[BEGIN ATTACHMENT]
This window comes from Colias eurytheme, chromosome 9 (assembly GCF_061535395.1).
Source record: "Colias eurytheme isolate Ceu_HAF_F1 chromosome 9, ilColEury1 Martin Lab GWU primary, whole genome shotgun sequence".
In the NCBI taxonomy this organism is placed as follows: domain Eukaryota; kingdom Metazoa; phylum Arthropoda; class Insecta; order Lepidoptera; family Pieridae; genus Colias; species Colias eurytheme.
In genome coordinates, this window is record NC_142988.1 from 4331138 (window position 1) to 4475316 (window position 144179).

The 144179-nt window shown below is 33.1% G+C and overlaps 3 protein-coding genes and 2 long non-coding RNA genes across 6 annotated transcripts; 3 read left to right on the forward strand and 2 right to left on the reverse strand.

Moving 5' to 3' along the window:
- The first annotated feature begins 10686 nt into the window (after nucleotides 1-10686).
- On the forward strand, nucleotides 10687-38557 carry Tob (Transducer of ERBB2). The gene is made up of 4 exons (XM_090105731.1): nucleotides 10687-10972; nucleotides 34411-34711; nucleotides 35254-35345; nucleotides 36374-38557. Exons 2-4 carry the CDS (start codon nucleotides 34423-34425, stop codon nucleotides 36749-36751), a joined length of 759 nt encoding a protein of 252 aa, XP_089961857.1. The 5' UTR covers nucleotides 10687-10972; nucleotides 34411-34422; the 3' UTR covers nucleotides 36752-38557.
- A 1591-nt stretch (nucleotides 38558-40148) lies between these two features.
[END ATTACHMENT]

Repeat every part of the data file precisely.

This window comes from Colias eurytheme, chromosome 9 (assembly GCF_061535395.1).
Source record: "Colias eurytheme isolate Ceu_HAF_F1 chromosome 9, ilColEury1 Martin Lab GWU primary, whole genome shotgun sequence".
In the NCBI taxonomy this organism is placed as follows: domain Eukaryota; kingdom Metazoa; phylum Arthropoda; class Insecta; order Lepidoptera; family Pieridae; genus Colias; species Colias eurytheme.
In genome coordinates, this window is record NC_142988.1 from 4331138 (window position 1) to 4475316 (window position 144179).

The 144179-nt window shown below is 33.1% G+C and overlaps 3 protein-coding genes and 2 long non-coding RNA genes across 6 annotated transcripts; 3 read left to right on the forward strand and 2 right to left on the reverse strand.

Moving 5' to 3' along the window:
- The first annotated feature begins 10686 nt into the window (after nucleotides 1-10686).
- On the forward strand, nucleotides 10687-38557 carry Tob (Transducer of ERBB2). The gene is made up of 4 exons (XM_090105731.1): nucleotides 10687-10972; nucleotides 34411-34711; nucleotides 35254-35345; nucleotides 36374-38557. Exons 2-4 carry the CDS (start codon nucleotides 34423-34425, stop codon nucleotides 36749-36751), a joined length of 759 nt encoding a protein of 252 aa, XP_089961857.1. The 5' UTR covers nucleotides 10687-10972; nucleotides 34411-34422; the 3' UTR covers nucleotides 36752-38557.
- A 1591-nt stretch (nucleotides 38558-40148) lies between these two features.